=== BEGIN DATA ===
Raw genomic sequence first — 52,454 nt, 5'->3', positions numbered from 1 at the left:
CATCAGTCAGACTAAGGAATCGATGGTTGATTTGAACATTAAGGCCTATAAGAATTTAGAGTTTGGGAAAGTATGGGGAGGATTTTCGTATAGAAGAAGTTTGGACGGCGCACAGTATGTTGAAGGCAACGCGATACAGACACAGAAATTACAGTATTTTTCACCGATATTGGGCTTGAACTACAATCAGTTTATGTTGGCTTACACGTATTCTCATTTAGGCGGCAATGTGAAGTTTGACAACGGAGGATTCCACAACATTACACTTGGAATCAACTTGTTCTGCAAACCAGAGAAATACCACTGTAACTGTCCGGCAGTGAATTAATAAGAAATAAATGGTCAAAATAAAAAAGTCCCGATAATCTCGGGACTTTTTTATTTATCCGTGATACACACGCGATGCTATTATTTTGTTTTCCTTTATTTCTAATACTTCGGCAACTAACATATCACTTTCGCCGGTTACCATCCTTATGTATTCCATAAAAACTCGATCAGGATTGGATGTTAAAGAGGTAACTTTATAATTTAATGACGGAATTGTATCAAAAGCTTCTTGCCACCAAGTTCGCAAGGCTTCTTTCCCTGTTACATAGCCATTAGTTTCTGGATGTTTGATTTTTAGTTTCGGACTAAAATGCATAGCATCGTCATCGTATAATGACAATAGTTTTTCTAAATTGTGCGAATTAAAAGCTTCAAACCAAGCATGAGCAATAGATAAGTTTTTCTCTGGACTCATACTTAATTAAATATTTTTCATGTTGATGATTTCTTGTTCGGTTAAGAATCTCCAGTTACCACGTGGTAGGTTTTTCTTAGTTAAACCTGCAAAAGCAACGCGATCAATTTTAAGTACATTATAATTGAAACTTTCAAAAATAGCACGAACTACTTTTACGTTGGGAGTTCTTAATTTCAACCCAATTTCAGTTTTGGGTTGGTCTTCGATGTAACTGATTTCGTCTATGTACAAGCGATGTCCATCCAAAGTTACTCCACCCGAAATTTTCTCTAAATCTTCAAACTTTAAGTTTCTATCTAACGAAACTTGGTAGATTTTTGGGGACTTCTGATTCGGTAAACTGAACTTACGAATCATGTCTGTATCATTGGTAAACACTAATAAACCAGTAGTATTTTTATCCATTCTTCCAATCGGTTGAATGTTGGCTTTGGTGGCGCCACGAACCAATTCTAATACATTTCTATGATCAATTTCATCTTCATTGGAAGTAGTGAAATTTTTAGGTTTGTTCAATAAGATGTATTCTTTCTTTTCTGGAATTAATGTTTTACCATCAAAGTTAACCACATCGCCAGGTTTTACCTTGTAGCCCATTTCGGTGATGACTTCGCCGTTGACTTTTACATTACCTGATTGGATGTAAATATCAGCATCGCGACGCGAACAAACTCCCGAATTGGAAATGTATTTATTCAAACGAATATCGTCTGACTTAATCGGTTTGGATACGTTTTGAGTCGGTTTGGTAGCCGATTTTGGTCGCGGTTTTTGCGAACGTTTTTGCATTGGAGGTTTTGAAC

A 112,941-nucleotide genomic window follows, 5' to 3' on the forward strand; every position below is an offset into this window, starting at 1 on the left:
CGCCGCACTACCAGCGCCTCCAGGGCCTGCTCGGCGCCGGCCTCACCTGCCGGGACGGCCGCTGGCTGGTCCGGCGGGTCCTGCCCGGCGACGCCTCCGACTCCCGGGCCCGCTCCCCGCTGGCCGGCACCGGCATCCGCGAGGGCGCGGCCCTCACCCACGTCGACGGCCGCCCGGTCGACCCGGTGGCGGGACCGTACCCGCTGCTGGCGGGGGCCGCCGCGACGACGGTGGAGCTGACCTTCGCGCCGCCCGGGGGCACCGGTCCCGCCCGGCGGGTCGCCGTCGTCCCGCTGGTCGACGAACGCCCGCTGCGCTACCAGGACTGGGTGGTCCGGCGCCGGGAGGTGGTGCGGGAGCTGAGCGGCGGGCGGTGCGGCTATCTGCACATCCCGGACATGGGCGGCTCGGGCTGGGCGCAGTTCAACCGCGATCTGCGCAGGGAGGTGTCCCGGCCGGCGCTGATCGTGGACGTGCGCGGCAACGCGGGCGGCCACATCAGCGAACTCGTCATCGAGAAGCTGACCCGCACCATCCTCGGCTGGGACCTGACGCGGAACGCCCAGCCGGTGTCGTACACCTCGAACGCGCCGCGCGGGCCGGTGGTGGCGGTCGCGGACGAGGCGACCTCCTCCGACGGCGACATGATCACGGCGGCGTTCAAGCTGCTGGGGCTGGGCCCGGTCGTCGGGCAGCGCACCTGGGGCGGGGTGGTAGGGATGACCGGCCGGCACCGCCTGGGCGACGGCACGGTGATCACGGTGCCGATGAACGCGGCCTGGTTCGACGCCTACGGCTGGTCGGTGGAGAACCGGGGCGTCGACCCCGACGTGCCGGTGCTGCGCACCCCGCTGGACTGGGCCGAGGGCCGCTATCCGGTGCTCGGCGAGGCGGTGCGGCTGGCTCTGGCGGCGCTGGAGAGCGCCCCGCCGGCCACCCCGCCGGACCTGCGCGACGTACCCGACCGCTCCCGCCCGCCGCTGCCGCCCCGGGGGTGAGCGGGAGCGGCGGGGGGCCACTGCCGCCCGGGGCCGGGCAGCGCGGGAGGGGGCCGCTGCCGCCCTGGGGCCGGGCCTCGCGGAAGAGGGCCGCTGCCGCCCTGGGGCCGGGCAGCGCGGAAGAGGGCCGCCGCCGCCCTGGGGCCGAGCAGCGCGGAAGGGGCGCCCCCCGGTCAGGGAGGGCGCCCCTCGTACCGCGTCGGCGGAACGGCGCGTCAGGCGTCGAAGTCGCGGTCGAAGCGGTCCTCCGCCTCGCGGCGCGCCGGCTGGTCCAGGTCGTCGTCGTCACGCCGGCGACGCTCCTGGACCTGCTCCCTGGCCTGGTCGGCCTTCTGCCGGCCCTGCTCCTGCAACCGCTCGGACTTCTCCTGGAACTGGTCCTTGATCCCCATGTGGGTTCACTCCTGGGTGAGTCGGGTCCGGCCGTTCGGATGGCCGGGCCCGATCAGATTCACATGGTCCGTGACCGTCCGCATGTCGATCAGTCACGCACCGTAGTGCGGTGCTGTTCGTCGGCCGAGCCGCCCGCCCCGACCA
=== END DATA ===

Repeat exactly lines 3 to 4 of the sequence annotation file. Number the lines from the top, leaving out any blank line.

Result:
A 112,941-nucleotide genomic window follows, 5' to 3' on the forward strand; every position below is an offset into this window, starting at 1 on the left:
CGCCGCACTACCAGCGCCTCCAGGGCCTGCTCGGCGCCGGCCTCACCTGCCGGGACGGCCGCTGGCTGGTCCGGCGGGTCCTGCCCGGCGACGCCTCCGACTCCCGGGCCCGCTCCCCGCTGGCCGGCACCGGCATCCGCGAGGGCGCGGCCCTCACCCACGTCGACGGCCGCCCGGTCGACCCGGTGGCGGGACCGTACCCGCTGCTGGCGGGGGCCGCCGCGACGACGGTGGAGCTGACCTTCGCGCCGCCCGGGGGCACCGGTCCCGCCCGGCGGGTCGCCGTCGTCCCGCTGGTCGACGAACGCCCGCTGCGCTACCAGGACTGGGTGGTCCGGCGCCGGGAGGTGGTGCGGGAGCTGAGCGGCGGGCGGTGCGGCTATCTGCACATCCCGGACATGGGCGGCTCGGGCTGGGCGCAGTTCAACCGCGATCTGCGCAGGGAGGTGTCCCGGCCGGCGCTGATCGTGGACGTGCGCGGCAACGCGGGCGGCCACATCAGCGAACTCGTCATCGAGAAGCTGACCCGCACCATCCTCGGCTGGGACCTGACGCGGAACGCCCAGCCGGTGTCGTACACCTCGAACGCGCCGCGCGGGCCGGTGGTGGCGGTCGCGGACGAGGCGACCTCCTCCGACGGCGACATGATCACGGCGGCGTTCAAGCTGCTGGGGCTGGGCCCGGTCGTCGGGCAGCGCACCTGGGGCGGGGTGGTAGGGATGACCGGCCGGCACCGCCTGGGCGACGGCACGGTGATCACGGTGCCGATGAACGCGGCCTGGTTCGACGCCTACGGCTGGTCGGTGGAGAACCGGGGCGTCGACCCCGACGTGCCGGTGCTGCGCACCCCGCTGGACTGGGCCGAGGGCCGCTATCCGGTGCTCGGCGAGGCGGTGCGGCTGGCTCTGGCGGCGCTGGAGAGCGCCCCGCCGGCCACCCCGCCGGACCTGCGCGACGTACCCGACCGCTCCCGCCCGCCGCTGCCGCCCCGGGGGTGAGCGGGAGCGGCGGGGGGCCACTGCCGCCCGGGGCCGGGCAGCGCGGGAGGGGGCCGCTGCCGCCCTGGGGCCGGGCCTCGCGGAAGAGGGCCGCTGCCGCCCTGGGGCCGGGCAGCGCGGAAGAGGGCCGCCGCCGCCCTGGGGCCGAGCAGCGCGGAAGGGGCGCCCCCCGGTCAGGGAGGGCGCCCCTCGTACCGCGTCGGCGGAACGGCGCGTCAGGCGTCGAAGTCGCGGTCGAAGCGGTCCTCCGCCTCGCGGCGCGCCGGCTGGTCCAGGTCGTCGTCGTCACGCCGGCGACGCTCCTGGACCTGCTCCCTGGCCTGGTCGGCCTTCTGCCGGCCCTGCTCCTGCAACCGCTCGGACTTCTCCTGGAACTGGTCCTTGATCCCCATGTGGGTTCACTCCTGGGTGAGTCGGGTCCGGCCGTTCGGATGGCCGGGCCCGATCAGATTCACATGGTCCGTGACCGTCCGCATGTCGATCAGTCACGCACCGTAGTGCGGTGCTGTTCGTCGGCCGAGCCGCCCGCCCCGACCA